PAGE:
Converted, but not true believers

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The Independent Online

You read it here first: the Internet industry is under threat. I am not talking about the stock valuation crisis, but about death by full employment. We have simply run out of people.

You read it here first: the Internet industry is under threat. I am not talking about the stock valuation crisis, but about death by full employment. We have simply run out of people.

Have you tried to build an Internet team recently? It's an impossible task. Using headhunters, or calling old mates from previous projects does not do the trick anymore. Even for the so-called pre-IPO (read "riches-to-be-had-when-the-company-floats") businesses, it is difficult to recruit quality staff.

One of the reasons is that the stock options mania, introduced a year ago, has taken a lot of good people out of the market. Typically the stock options vest for three to five years. Therefore, the true aces - the digital old hands of the Internet, who were in great demand last year - are now locked into their options. They will have to wait till the end of their vesting period to get their millions out. People with four to five years of Internet experience are out of the game till at least 2002 - and no amount of money for a "competitive offer" can tempt them out of their options schemes.

Around six months ago, the reluctance of the aces to move created space for team B (less experienced but at least Internet-passionate people).Now they, too, are locked into options. By around December 1999, desperate Internet start-ups were happy to employ even the most humble junior HTML designer and offer him or her a job with options and a travel allowance to boot.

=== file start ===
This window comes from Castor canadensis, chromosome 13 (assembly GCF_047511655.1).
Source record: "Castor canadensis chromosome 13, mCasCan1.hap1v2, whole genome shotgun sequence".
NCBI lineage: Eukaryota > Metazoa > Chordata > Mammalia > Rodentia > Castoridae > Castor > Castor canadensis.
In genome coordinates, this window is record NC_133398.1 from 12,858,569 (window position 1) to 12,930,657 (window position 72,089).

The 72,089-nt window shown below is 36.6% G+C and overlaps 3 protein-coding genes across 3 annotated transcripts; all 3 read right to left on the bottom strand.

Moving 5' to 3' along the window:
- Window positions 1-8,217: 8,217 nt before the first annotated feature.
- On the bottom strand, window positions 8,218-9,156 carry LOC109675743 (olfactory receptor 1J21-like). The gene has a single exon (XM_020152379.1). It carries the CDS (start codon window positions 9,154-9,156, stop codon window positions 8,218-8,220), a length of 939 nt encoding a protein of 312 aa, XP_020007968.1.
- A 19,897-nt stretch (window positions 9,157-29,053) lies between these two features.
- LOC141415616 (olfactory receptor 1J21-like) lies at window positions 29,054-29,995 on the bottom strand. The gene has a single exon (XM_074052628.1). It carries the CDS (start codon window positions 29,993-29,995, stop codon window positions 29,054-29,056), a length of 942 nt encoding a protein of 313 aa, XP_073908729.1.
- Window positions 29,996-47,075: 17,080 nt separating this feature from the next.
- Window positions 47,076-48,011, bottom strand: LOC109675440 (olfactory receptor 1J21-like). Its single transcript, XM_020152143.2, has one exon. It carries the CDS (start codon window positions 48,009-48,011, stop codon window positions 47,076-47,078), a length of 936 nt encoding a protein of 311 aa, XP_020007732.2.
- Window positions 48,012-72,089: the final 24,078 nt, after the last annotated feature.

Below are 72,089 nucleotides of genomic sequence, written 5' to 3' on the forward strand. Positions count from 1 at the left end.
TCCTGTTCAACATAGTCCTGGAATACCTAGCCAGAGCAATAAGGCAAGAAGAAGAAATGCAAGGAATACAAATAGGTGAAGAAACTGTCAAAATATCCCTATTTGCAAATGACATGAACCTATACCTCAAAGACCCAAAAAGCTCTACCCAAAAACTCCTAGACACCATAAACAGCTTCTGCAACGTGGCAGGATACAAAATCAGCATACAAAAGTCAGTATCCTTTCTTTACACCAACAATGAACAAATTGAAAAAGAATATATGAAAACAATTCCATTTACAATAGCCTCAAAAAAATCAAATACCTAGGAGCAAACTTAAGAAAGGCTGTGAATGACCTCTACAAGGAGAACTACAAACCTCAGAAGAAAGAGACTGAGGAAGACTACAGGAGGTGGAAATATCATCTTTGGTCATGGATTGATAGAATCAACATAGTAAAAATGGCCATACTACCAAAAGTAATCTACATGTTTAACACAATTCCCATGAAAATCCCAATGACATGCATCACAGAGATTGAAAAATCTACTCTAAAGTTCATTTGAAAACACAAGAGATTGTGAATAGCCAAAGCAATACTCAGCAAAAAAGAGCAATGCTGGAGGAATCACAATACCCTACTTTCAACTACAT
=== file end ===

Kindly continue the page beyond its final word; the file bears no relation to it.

What is the reason for this sudden explosion of job offers? Clearly, the amount of investment hitting the Internet industry in the UK has outstripped the number of skilled people.

Having run out of both true Internet aces and lesser people who really understand the medium, live the digital life and feel the technology, the industry has had to turn to the so-called "converts". These are the people who already had established careers in traditional media, retail or IT. Seeing big businesses going belly up, these people, trained in the ways of large companies, jumped ship. Under normal circumstances they would not be able to find jobs in the new area, as they are not skilled digital people. They rarely live online, occasionally use e-mail and have only a second- or third-hand experience of the Internet as a new lifestyle medium.

They are typically experienced project managers, skilled in big company politics, and capable diplomats. The downside is that they are not schooled in the paradigm of dramatic growth, often unable to take risks, unwilling to work Internet hours or take a global view. Converts dislike ambiguity and have a habit of spending most of their time looking inwards, on meetings with internal people and on refining the business models until the Excel spreadsheets give up on them. They are linear rather than lateral thinkers, and are unaware of the undercurrents and waves affecting the great ocean of digital life and the Internet.

Notice how long since Yahoo! has introduced something new or innovative? Maybe the Yahoo! Mail a few years ago? Since then not a byte of innovation has left their servers, and the reason becomes clear when you look at its staff. There are a few remaining pioneers hidden in deepest California, but its European staff are mostly converts. The same goes for all of the other, once-innovative, today "too-busy-having-meetings" brands such as Excite and AOL. I will not mention Freeserve or other local brands, as they have been staffed with converts from their conception, and thus never stood much chance in the Internet innovation stakes.

One solution to the crisis is to avoid converts, as they pretty much guarantee that the growth of your beloved Internet start-up will stop at zero.

I would prefer to follow the Californian way, and tempt second- and third-year university students to park the traditional education and join the great academy of life - in the shape of the new Internet companies. To them I would say that universities are not where the action is today, and if you miss it, the adventure may never come your way again. Take a break from your degree and experience the time of your life.

This way the industry could get back on the innovation track, as the digital generation will be able to build applications and Web sites that are truly new. Otherwise, the Internet companies will die, starved of new thoughts.

So students: Internet users are getting bored. You have a chance to rescue them from the converts. Don't miss it, or after graduation you will end up working for Shell, IBM or, God forbid, Andersen Consulting. Now that would be a real waste of your digital talents.

Eva@never.com

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